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Introduction: several scientific reports from studies across Nigeria revealed a higher incidence of maternal mortality in rural parts of the country as compared to the urban areas. Part of the reasons is the paucity of health care infrastructure and personnel. This study was designed as part of an intervention program with the goal to improve the access of pregnant women to skilled pregnancy care in rural Nigeria. The specific objective of the study was to determine the nature and readiness of Primary Health Centres (PHCs) in two Local Government Areas (LGAs) in rural parts of Edo State, Southern Nigeria to deliver effective maternal and child health services. Methods: the study was conducted in 12 randomly selected PHCs in the two LGAs. Data were obtained with a semi-structured questionnaire administered on health workers and through direct observation and verification of the facilities in the PHCs. The results obtained were compared with the national standards established for PHCs in Nigeria by the National Primary Health Care Development Agency (NPHCDA). Descriptive statistics were used to analyze the data. Results: the results showed severe deficits in buildings and premises, rooms, medical equipment, essential drugs, and personnel. Only 40% of items recommended by the NPHCDA were available for buildings; 41% of the PHCs had facilities available in the labour ward; while less than 30% had the recommended facilities in the antenatal care rooms. Only one PHC had a laboratory space, with only one item (a dipstick for urine analysis) identified in the laboratory. None of the PHCs had ambulances, mobile phones, internet or computers. There was no nurse/midwife in 4 PHCs; only one nurse/midwife each were available in 8 PHCs; while there was no Environmental/Medical Records Officer in any PHC. About 26% of the essential drugs were not available in the PHCs. Conclusion: we conclude that PHCs in Edo State, Nigeria have severe deficits in infrastructural facilities, equipment, essential drugs and personnel for the delivery of maternal and child health care. Efforts to improve these facilities will help increase the quality of delivery of maternal and child health, and therefore reduce maternal and child mortality in the country.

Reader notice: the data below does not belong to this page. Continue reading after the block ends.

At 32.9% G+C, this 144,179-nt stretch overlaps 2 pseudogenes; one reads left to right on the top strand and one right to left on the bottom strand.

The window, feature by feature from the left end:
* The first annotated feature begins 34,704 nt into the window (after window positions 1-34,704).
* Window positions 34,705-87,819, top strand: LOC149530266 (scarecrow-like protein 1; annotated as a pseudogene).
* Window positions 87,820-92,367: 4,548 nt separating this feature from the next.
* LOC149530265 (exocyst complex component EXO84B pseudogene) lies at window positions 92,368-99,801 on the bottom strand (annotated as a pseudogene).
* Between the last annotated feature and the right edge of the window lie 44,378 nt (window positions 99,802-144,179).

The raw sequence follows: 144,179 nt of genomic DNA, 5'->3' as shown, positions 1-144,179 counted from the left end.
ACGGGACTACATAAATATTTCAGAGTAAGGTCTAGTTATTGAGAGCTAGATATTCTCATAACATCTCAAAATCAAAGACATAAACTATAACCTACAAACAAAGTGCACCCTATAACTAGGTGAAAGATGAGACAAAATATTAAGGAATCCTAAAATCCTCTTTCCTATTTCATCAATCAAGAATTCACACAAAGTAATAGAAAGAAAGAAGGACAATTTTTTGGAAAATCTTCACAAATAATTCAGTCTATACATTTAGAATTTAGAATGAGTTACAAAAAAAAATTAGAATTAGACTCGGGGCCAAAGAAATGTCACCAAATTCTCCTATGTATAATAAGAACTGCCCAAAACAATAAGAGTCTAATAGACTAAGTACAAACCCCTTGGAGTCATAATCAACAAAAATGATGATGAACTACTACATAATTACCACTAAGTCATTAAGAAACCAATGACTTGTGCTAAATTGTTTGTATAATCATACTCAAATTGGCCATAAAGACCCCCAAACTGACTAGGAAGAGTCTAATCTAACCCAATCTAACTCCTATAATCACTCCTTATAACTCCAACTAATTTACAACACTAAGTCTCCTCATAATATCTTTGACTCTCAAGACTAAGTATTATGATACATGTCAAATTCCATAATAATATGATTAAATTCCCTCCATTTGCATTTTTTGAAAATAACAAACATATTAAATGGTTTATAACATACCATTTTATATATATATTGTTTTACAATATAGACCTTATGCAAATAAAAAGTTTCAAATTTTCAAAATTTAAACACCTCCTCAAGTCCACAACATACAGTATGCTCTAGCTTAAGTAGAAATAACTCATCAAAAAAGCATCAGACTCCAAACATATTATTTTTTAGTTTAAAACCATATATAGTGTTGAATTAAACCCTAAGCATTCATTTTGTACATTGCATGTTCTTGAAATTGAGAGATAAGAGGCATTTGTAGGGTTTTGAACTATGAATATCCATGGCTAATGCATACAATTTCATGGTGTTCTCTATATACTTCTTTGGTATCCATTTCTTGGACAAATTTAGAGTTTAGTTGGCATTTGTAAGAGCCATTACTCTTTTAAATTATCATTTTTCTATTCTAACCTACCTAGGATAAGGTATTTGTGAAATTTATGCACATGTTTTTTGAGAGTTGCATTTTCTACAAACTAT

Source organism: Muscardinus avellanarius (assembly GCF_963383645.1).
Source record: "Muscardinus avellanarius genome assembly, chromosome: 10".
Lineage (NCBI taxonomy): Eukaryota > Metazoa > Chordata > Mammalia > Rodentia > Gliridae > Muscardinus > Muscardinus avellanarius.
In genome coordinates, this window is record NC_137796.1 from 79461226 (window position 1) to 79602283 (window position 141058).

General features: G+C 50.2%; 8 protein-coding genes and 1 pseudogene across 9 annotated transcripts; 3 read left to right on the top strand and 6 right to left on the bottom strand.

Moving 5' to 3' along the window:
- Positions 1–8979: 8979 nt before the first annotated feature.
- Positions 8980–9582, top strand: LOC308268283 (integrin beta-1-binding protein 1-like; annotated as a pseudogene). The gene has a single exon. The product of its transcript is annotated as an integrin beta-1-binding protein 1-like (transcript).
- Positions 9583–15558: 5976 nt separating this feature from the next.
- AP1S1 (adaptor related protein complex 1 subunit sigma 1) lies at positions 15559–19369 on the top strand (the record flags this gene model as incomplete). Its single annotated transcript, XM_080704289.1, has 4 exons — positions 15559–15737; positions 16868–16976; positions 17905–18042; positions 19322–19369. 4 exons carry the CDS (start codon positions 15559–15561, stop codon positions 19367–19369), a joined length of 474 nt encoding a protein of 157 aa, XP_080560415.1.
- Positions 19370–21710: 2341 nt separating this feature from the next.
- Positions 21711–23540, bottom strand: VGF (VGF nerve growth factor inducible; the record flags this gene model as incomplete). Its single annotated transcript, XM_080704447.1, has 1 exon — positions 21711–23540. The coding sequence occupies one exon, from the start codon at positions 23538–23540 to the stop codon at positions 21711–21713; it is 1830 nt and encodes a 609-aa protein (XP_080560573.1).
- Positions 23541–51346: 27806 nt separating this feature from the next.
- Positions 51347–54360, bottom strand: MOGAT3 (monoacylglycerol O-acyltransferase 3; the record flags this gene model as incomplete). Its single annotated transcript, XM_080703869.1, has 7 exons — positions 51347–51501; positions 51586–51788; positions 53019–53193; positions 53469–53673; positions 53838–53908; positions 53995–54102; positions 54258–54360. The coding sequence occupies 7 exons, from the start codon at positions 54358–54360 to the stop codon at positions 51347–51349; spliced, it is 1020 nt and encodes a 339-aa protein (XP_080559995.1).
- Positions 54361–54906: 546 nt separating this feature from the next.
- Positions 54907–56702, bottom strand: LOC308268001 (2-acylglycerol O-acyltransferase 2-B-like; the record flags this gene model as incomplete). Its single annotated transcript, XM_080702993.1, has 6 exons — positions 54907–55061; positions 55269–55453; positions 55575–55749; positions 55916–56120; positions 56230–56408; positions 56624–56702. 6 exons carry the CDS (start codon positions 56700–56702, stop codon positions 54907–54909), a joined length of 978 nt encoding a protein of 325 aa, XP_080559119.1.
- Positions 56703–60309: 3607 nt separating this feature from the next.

... This has become even more imperative because about half of maternal deaths occur in Sub Saharan Africa. The major direct causes of maternal mortality in developing countries include conditions such as post-partum hemorrhage, puerperal sepsis, pre-eclampsia and eclampsia, obstructed labour and abortion, most of which are preventable if access to health care is increased [3][4][5]. ...